However that change left unanswered about what will happen if a site has a sitewide return policy but also has a different policy for individual products.

The clarification applies for the specific scenario of when a site uses both a sitewide return policy in their structured data and another one for specific products.

What Takes Precedence?

What happens if a merchant uses both a sitewide and product return structured data? Google’s new documentation states that Google will ignore the sitewide product return policy in favor of a more granular product-level policy in the structured data.

The clarification states:

“If you choose to provide both organization-level and product-level return policy markup, Google defaults to the product-level return policy markup.”

Change Reflected Elsewhere

Google also updated the documentation to reflect the scenario of the use of two levels of merchant return policies in another section that discusses whether structured data or merchant feed data takes precedence. There is no change to the policy, merchant center data still takes precedence.

This is the old documentation:

“If you choose to use both markup and settings in Merchant Center, Google will only use the information provided in Merchant Center for any products submitted in your Merchant Center product feeds, including automated feeds.”

This is the same section but updated with additional wording:

“If you choose to use both markup (whether at the organization-level or product-level, or both) and settings in Merchant Center, Google will only use the information provided in Merchant Center for any products submitted in your Merchant Center product feeds, including automated feeds.”

Read the newly updated Organization structured data documentation:

Organization (Organization) structured data – MerchantReturnPolicy

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What Is It & How To Write It

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What Is It & How To Write It

In this guide, you will learn about alternative text (known as alt text): what it is, why it is important for on-page SEO, how to use it correctly, and more.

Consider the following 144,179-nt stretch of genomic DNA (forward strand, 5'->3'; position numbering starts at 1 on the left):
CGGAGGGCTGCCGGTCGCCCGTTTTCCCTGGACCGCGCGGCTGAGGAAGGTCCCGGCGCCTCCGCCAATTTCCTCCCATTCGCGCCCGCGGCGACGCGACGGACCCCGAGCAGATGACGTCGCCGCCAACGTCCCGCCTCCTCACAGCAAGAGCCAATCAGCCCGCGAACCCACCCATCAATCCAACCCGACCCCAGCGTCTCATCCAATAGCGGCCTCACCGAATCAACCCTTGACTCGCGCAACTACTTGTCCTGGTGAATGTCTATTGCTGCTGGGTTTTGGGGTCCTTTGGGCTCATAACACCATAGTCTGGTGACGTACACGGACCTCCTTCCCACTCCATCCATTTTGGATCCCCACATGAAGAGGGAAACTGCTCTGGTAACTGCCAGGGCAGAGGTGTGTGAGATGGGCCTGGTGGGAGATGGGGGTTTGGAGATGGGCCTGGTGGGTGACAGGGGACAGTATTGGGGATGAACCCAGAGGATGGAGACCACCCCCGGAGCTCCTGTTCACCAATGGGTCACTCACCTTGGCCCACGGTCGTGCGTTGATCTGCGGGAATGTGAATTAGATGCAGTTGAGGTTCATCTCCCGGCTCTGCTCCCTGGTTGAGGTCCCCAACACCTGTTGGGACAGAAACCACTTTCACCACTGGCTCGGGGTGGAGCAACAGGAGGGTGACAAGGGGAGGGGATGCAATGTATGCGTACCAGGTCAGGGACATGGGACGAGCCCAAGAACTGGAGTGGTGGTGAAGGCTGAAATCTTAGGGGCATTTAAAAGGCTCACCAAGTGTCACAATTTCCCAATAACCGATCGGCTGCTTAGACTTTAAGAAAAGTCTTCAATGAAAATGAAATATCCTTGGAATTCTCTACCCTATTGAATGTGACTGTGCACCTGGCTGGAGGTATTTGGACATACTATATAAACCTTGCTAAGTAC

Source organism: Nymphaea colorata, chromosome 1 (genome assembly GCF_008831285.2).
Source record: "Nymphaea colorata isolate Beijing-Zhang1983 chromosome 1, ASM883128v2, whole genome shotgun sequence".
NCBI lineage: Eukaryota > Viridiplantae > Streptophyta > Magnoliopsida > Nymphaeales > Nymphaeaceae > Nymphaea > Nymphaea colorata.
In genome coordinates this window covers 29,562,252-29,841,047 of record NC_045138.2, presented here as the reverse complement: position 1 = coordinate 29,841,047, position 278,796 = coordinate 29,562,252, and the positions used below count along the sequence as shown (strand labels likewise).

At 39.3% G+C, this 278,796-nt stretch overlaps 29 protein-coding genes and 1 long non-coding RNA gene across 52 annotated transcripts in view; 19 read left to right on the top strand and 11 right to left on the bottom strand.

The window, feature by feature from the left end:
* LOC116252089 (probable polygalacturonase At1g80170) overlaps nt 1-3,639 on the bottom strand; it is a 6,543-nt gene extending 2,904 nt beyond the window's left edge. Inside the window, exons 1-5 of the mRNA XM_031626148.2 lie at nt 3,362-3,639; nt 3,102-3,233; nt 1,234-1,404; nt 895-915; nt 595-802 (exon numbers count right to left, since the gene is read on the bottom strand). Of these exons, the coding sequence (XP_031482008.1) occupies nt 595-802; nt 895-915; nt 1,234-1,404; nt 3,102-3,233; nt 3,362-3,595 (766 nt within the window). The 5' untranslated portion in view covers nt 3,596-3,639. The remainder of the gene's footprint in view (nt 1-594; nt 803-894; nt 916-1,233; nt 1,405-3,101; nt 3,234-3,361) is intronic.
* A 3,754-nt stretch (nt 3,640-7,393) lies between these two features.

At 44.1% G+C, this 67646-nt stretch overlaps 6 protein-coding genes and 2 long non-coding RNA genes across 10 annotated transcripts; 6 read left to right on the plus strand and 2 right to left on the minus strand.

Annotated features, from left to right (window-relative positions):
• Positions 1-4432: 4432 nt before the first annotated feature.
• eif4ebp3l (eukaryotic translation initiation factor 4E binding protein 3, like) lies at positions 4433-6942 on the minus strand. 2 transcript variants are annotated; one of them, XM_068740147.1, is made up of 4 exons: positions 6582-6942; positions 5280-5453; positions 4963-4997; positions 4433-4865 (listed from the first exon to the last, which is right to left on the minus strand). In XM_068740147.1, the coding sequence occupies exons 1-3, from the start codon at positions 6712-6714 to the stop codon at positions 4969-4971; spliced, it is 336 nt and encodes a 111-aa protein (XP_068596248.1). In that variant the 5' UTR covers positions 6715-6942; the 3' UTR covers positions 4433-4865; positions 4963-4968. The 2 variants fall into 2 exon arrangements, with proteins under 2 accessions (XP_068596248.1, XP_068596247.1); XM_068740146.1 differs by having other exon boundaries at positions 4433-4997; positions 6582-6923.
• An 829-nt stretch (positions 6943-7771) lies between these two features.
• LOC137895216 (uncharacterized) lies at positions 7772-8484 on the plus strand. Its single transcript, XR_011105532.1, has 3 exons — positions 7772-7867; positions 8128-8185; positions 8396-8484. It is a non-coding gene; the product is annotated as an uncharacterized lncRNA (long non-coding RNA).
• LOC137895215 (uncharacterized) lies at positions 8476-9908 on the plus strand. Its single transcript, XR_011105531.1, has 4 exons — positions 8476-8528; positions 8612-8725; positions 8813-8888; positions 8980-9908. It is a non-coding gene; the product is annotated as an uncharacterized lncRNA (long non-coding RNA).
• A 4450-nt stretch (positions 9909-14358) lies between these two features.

It’s often overlooked, but every image on your website should have alt text. More information is better, and translating visual information into text is important for search engine bots attempting to understand your website and users with screen readers.

Alt text is one more source of information that relates ideas and content together on your website.

This practical and to-the-point guide contains tips and advice you can immediately use to improve your website’s image SEO and accessibility.

What Is Alt Text?

Alternative text (or alt text) – also known as the alt attribute or the alt tag (which is not technically correct because it is not a tag) – is simply a piece of text that describes the image in the HTML code.

What Are The Uses Of Alt Text?

The original function of alt text was simply to describe an image that could not be loaded.

Many years ago, when the internet was much slower, alt text would help you know the content of an image that was too heavy to be loaded in your browser.

Today, images rarely fail to load – but if they do, then it is the alt text you will see in place of an image.

Screenshot from Search Engine Journal, May 2024

Alt text also helps search engine bots understand the image’s content and context.

More importantly, alt text is critical for accessibility and for people using screen readers:

  • Alt text helps people with disabilities (for example, using screen readers) learn about the image’s content.

Of course, like every element of SEO, it is often misused or, in some cases, even abused.

Let’s now take a closer look at why alt text is important.

Why Alt Text Is Important

The web and websites are a very visual experience. It is hard to find a website without images or graphic elements.

That’s why alt text is very important.

Alt text helps translate the image’s content into words, thus making the image accessible to a wider audience, including people with disabilities and search engine bots that are not clever enough yet to fully understand every image, its context, and its meaning.

Why Alt Text Is Important For SEO

Alt text is an important element of on-page SEO optimization.

Proper alt text optimization makes your website stand a better chance of ranking in Google image searches.

Yes, alt text is a ranking factor for Google image search.

Depending on your website’s niche and specificity, Google image search traffic may play a huge role in your website’s overall success.

For example, in the case of ecommerce websites, users very often start their search for products with a Google image search instead of typing the product name into the standard Google search.

Screenshot from search for [Garmin forerunner]Screenshot from search for [Garmin forerunner], May 2024